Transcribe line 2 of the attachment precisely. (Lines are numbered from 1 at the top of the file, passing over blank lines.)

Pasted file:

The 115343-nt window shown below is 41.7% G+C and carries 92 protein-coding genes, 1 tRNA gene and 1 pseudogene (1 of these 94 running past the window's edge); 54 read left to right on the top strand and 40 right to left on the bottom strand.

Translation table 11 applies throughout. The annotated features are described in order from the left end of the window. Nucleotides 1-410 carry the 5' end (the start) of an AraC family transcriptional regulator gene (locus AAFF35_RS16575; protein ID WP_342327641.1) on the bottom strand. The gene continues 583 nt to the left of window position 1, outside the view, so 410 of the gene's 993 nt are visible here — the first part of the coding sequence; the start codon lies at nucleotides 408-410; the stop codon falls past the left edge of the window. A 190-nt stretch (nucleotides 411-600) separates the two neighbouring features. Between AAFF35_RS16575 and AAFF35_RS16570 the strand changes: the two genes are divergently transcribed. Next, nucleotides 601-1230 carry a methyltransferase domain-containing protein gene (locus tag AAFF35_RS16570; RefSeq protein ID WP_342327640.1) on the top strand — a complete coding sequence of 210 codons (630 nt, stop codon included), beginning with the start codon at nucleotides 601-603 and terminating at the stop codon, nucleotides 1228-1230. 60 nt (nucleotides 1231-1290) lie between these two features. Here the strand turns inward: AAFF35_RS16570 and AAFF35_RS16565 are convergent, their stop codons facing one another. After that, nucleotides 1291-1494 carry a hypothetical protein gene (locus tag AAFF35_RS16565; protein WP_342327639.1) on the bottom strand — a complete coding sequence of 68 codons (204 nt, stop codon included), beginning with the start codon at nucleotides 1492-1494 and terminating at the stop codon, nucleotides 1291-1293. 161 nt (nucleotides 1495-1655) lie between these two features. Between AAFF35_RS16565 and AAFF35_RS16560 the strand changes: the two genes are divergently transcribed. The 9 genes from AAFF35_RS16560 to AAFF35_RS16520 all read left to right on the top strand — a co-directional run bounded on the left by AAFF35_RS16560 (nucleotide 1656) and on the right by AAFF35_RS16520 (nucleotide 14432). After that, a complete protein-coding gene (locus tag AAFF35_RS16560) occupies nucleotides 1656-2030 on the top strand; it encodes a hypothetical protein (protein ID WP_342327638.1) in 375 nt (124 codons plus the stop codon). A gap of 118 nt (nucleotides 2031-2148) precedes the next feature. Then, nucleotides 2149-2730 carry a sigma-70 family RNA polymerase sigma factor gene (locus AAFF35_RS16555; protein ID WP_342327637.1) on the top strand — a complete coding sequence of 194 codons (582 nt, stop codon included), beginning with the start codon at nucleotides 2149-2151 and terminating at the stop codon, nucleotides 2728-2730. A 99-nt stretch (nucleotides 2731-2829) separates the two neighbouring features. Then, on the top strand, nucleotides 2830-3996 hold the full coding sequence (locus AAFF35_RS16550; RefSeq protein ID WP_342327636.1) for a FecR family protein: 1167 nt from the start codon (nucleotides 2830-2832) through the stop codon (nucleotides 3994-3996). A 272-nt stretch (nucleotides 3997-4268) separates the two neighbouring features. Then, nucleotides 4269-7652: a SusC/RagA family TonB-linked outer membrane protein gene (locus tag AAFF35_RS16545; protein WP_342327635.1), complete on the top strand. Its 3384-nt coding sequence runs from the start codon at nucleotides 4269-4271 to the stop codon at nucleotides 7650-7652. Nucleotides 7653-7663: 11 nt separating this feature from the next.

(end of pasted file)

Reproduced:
Translation table 11 applies throughout. The annotated features are described in order from the left end of the window. Nucleotides 1-410 carry the 5' end (the start) of an AraC family transcriptional regulator gene (locus AAFF35_RS16575; protein ID WP_342327641.1) on the bottom strand. The gene continues 583 nt to the left of window position 1, outside the view, so 410 of the gene's 993 nt are visible here — the first part of the coding sequence; the start codon lies at nucleotides 408-410; the stop codon falls past the left edge of the window. A 190-nt stretch (nucleotides 411-600) separates the two neighbouring features. Between AAFF35_RS16575 and AAFF35_RS16570 the strand changes: the two genes are divergently transcribed. Next, nucleotides 601-1230 carry a methyltransferase domain-containing protein gene (locus tag AAFF35_RS16570; RefSeq protein ID WP_342327640.1) on the top strand — a complete coding sequence of 210 codons (630 nt, stop codon included), beginning with the start codon at nucleotides 601-603 and terminating at the stop codon, nucleotides 1228-1230. 60 nt (nucleotides 1231-1290) lie between these two features. Here the strand turns inward: AAFF35_RS16570 and AAFF35_RS16565 are convergent, their stop codons facing one another. After that, nucleotides 1291-1494 carry a hypothetical protein gene (locus tag AAFF35_RS16565; protein WP_342327639.1) on the bottom strand — a complete coding sequence of 68 codons (204 nt, stop codon included), beginning with the start codon at nucleotides 1492-1494 and terminating at the stop codon, nucleotides 1291-1293. 161 nt (nucleotides 1495-1655) lie between these two features. Between AAFF35_RS16565 and AAFF35_RS16560 the strand changes: the two genes are divergently transcribed. The 9 genes from AAFF35_RS16560 to AAFF35_RS16520 all read left to right on the top strand — a co-directional run bounded on the left by AAFF35_RS16560 (nucleotide 1656) and on the right by AAFF35_RS16520 (nucleotide 14432). After that, a complete protein-coding gene (locus tag AAFF35_RS16560) occupies nucleotides 1656-2030 on the top strand; it encodes a hypothetical protein (protein ID WP_342327638.1) in 375 nt (124 codons plus the stop codon). A gap of 118 nt (nucleotides 2031-2148) precedes the next feature. Then, nucleotides 2149-2730 carry a sigma-70 family RNA polymerase sigma factor gene (locus AAFF35_RS16555; protein ID WP_342327637.1) on the top strand — a complete coding sequence of 194 codons (582 nt, stop codon included), beginning with the start codon at nucleotides 2149-2151 and terminating at the stop codon, nucleotides 2728-2730. A 99-nt stretch (nucleotides 2731-2829) separates the two neighbouring features. Then, on the top strand, nucleotides 2830-3996 hold the full coding sequence (locus AAFF35_RS16550; RefSeq protein ID WP_342327636.1) for a FecR family protein: 1167 nt from the start codon (nucleotides 2830-2832) through the stop codon (nucleotides 3994-3996). A 272-nt stretch (nucleotides 3997-4268) separates the two neighbouring features. Then, nucleotides 4269-7652: a SusC/RagA family TonB-linked outer membrane protein gene (locus tag AAFF35_RS16545; protein WP_342327635.1), complete on the top strand. Its 3384-nt coding sequence runs from the start codon at nucleotides 4269-4271 to the stop codon at nucleotides 7650-7652. Nucleotides 7653-7663: 11 nt separating this feature from the next.